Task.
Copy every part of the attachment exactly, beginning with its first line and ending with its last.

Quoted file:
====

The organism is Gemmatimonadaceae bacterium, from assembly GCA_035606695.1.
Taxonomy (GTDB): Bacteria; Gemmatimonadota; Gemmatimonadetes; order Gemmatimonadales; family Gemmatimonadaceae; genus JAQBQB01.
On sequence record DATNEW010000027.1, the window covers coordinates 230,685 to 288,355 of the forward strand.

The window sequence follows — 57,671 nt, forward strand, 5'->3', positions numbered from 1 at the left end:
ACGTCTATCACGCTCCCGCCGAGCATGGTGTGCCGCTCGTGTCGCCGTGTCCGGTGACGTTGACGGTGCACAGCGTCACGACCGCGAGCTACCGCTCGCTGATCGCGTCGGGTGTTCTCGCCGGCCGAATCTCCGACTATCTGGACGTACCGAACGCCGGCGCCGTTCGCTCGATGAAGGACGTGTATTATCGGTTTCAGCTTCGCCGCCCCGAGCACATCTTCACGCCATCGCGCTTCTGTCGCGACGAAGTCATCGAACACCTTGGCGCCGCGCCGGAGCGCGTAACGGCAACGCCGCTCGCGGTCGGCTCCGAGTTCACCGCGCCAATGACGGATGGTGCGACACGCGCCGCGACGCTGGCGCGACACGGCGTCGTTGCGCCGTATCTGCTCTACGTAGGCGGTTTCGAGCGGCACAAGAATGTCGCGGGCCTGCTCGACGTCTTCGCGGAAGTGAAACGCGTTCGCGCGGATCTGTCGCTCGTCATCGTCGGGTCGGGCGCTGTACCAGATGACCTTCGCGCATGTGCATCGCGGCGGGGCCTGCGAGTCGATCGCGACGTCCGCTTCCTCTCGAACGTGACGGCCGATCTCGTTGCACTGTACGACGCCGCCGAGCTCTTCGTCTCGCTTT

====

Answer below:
The organism is Gemmatimonadaceae bacterium, from assembly GCA_035606695.1.
Taxonomy (GTDB): Bacteria; Gemmatimonadota; Gemmatimonadetes; order Gemmatimonadales; family Gemmatimonadaceae; genus JAQBQB01.
On sequence record DATNEW010000027.1, the window covers coordinates 230,685 to 288,355 of the forward strand.

The window sequence follows — 57,671 nt, forward strand, 5'->3', positions numbered from 1 at the left end:
ACGTCTATCACGCTCCCGCCGAGCATGGTGTGCCGCTCGTGTCGCCGTGTCCGGTGACGTTGACGGTGCACAGCGTCACGACCGCGAGCTACCGCTCGCTGATCGCGTCGGGTGTTCTCGCCGGCCGAATCTCCGACTATCTGGACGTACCGAACGCCGGCGCCGTTCGCTCGATGAAGGACGTGTATTATCGGTTTCAGCTTCGCCGCCCCGAGCACATCTTCACGCCATCGCGCTTCTGTCGCGACGAAGTCATCGAACACCTTGGCGCCGCGCCGGAGCGCGTAACGGCAACGCCGCTCGCGGTCGGCTCCGAGTTCACCGCGCCAATGACGGATGGTGCGACACGCGCCGCGACGCTGGCGCGACACGGCGTCGTTGCGCCGTATCTGCTCTACGTAGGCGGTTTCGAGCGGCACAAGAATGTCGCGGGCCTGCTCGACGTCTTCGCGGAAGTGAAACGCGTTCGCGCGGATCTGTCGCTCGTCATCGTCGGGTCGGGCGCTGTACCAGATGACCTTCGCGCATGTGCATCGCGGCGGGGCCTGCGAGTCGATCGCGACGTCCGCTTCCTCTCGAACGTGACGGCCGATCTCGTTGCACTGTACGACGCCGCCGAGCTCTTCGTCTCGCTTT